What better way to start a beautiful spring day in London than with solo Bach played on the cello by Antonio Meneses .
A day that will finish with Gergiev and the LSO in Trafalgar Square.
What an amazing place London is!
Pletnev confided with me that playing at the Wigmore Hall was like playing “unter ze water”.However controversial that may seem to the discerning audience that flock to this hall in particular,Pletnev is a great musician and there is an element of truth too.
We were made wonderfully aware today of what a wonderful acoustic infact it has for string instruments.
From the first note played with the real “peso ” of a master the hall was filled with beautiful,rich almost orchestral sounds from Antonio Meneses refined palette.
More the school of Fournier than that of the naked emotions of Casals but the universal message of peace and love imbued in the second suite by Bach was transmitted with the same intensity to an attentive Sunday morning audience.
Yes, for us musicians I suppose this was very much the same as the Sunday morning mass.
Tortelier once asked me if I understood what “peso” meant and indeed today it was made abundantly clear by the stream of clear resonant notes that poured out of Meneses magnificent instrument and filled every corner of this remarkable hall.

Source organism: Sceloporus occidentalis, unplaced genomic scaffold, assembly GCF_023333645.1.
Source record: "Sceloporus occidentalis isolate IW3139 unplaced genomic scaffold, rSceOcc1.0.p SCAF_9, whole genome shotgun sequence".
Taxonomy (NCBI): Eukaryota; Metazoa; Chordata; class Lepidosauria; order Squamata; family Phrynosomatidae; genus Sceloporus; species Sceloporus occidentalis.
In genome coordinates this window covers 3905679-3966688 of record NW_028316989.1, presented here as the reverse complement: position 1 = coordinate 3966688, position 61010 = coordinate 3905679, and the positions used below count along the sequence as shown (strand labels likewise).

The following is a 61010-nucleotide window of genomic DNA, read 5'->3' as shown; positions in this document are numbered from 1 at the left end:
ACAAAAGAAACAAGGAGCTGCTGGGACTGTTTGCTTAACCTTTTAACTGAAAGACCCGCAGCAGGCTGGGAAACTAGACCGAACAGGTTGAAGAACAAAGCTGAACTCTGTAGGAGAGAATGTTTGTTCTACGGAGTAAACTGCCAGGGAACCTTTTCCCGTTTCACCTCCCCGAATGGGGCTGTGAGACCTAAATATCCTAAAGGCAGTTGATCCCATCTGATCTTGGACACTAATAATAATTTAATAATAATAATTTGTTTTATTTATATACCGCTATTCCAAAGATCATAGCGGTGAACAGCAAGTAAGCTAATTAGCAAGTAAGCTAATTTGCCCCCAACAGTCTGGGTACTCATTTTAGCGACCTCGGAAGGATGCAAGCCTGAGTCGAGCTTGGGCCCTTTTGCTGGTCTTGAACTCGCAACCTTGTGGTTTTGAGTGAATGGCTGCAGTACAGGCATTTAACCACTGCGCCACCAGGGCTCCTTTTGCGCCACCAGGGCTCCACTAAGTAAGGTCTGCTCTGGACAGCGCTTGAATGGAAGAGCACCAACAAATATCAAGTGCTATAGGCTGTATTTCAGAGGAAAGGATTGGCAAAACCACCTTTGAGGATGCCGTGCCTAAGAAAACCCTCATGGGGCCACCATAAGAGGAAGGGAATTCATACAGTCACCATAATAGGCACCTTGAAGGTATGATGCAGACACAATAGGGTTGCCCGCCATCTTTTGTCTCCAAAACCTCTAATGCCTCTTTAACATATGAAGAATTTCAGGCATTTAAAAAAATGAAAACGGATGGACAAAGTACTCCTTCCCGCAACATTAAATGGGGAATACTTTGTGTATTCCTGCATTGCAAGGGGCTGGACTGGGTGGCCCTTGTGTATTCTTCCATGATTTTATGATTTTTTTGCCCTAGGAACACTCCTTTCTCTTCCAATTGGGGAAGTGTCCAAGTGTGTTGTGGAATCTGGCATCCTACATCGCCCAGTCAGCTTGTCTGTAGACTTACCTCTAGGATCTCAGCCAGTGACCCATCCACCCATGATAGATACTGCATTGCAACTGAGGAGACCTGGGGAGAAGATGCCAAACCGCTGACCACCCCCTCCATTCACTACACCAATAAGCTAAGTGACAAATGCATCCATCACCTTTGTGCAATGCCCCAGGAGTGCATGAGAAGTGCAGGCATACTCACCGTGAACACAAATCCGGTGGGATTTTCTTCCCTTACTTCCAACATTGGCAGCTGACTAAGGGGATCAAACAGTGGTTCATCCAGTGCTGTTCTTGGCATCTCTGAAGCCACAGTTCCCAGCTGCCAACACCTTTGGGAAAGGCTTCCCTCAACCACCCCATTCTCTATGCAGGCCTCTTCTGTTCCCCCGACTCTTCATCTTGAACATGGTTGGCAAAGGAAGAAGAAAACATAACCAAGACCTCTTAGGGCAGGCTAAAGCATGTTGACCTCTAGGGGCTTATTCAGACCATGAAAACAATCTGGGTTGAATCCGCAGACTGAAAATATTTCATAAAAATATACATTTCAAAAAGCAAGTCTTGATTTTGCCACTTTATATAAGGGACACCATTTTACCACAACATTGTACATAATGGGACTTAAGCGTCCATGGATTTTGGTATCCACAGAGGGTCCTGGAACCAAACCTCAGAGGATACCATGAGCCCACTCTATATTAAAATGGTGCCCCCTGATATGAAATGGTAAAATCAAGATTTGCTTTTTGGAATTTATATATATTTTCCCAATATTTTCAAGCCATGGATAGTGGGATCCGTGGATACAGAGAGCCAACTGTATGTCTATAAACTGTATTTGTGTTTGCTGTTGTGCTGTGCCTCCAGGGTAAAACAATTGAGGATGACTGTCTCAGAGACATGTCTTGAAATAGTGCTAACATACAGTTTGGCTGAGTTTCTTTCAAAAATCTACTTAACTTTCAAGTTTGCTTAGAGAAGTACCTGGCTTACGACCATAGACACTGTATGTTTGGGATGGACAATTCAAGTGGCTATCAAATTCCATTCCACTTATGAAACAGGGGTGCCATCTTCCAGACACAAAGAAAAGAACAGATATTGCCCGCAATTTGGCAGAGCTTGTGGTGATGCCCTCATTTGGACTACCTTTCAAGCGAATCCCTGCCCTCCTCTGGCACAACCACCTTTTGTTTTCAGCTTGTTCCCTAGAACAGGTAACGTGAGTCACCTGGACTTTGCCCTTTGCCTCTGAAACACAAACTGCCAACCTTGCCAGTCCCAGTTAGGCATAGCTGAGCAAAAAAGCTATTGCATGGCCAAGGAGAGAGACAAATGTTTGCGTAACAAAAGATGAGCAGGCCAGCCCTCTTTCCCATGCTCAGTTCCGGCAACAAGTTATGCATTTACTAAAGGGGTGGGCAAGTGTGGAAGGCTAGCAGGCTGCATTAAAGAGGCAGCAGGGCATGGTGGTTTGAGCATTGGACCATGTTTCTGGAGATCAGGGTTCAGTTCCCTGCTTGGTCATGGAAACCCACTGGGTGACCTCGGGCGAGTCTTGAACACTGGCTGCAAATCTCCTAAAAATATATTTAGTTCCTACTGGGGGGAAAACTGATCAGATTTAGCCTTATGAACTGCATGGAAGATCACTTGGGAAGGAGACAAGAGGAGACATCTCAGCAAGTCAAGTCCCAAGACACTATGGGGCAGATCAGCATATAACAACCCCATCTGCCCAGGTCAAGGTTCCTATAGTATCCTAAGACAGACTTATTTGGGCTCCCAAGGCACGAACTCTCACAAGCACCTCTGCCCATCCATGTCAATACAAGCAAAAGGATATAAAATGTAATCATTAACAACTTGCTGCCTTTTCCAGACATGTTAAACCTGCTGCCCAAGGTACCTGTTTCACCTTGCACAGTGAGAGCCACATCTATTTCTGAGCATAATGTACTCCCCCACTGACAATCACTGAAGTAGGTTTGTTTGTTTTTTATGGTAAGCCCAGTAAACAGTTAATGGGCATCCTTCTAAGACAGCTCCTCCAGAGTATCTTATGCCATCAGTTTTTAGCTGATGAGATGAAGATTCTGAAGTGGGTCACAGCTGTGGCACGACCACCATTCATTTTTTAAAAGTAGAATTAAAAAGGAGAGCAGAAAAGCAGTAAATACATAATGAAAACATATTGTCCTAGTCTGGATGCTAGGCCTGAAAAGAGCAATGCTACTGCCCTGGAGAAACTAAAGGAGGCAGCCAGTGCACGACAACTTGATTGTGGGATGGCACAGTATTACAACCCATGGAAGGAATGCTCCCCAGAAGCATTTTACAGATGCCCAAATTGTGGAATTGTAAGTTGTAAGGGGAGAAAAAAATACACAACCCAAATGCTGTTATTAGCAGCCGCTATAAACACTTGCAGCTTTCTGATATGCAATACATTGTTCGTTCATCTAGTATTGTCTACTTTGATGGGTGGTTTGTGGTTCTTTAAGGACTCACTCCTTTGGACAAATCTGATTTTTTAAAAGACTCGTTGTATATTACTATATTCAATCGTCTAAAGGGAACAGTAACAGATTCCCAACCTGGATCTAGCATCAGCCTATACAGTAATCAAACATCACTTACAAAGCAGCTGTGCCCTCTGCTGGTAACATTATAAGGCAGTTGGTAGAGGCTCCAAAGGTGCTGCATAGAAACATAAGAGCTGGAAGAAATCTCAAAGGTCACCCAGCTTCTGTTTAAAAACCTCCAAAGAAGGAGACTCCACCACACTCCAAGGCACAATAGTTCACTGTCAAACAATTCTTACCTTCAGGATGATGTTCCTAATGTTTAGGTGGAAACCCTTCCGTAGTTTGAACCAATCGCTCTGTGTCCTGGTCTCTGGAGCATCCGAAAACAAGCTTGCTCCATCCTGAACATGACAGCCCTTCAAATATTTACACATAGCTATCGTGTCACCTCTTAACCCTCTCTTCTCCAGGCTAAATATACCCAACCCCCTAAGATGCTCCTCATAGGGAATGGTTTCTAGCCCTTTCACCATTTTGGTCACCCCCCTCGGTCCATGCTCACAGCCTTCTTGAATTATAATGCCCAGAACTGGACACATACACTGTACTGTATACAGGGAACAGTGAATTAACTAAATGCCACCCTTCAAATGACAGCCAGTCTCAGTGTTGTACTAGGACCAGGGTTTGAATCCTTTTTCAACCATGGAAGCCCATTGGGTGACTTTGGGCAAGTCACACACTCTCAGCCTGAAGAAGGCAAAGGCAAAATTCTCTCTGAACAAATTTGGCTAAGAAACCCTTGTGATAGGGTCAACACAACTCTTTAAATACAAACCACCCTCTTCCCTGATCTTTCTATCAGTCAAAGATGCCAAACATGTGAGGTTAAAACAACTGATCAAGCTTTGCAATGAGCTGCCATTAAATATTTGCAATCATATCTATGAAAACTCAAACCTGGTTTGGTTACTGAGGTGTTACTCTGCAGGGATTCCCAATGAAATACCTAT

Last time I heard him play was at the Brazilian Embassy in Rome with that other remarkable musician Maria Joao Pires in a memorable account of the first Sonata by Brahms .
So it was interesting to hear the cello solo this time in a programme starting and ending with Bach.
The other works were four caprices by Piatti ,a composer I well remember from my early struggles with the ‘cello.The early studies of Piatti are standard fare for beginners but these Caprices were certainly not for the likes of us.Caprices full of the same type of virtuosity as those of Paganini for the violin.Played with all the flair but also colouring and virtuosity that these pieces require to bring them to life.
Ending with a Suite by Gaspar Cassado with all the spanish rhythms and acrobatics that one would expect from a virtuoso who died only in 1966.
I well remember his Japanese widow, a very fine pianist living in Florence in the late sixties and hearing about her leggendary cellist husband.
By great demand ,even if the coffee and Sherry were all ready waiting for this enthusiastic audience ,an encore of Bach was the order of the day to complete this feast of music with the Sarabande from the fourth suite .
And so off to Trafalgar Square with Gergiev and Tchaikowsky obviously a different kettle of fish from our Sunday morning awakening with Bach but I am sure just as arousing in its way.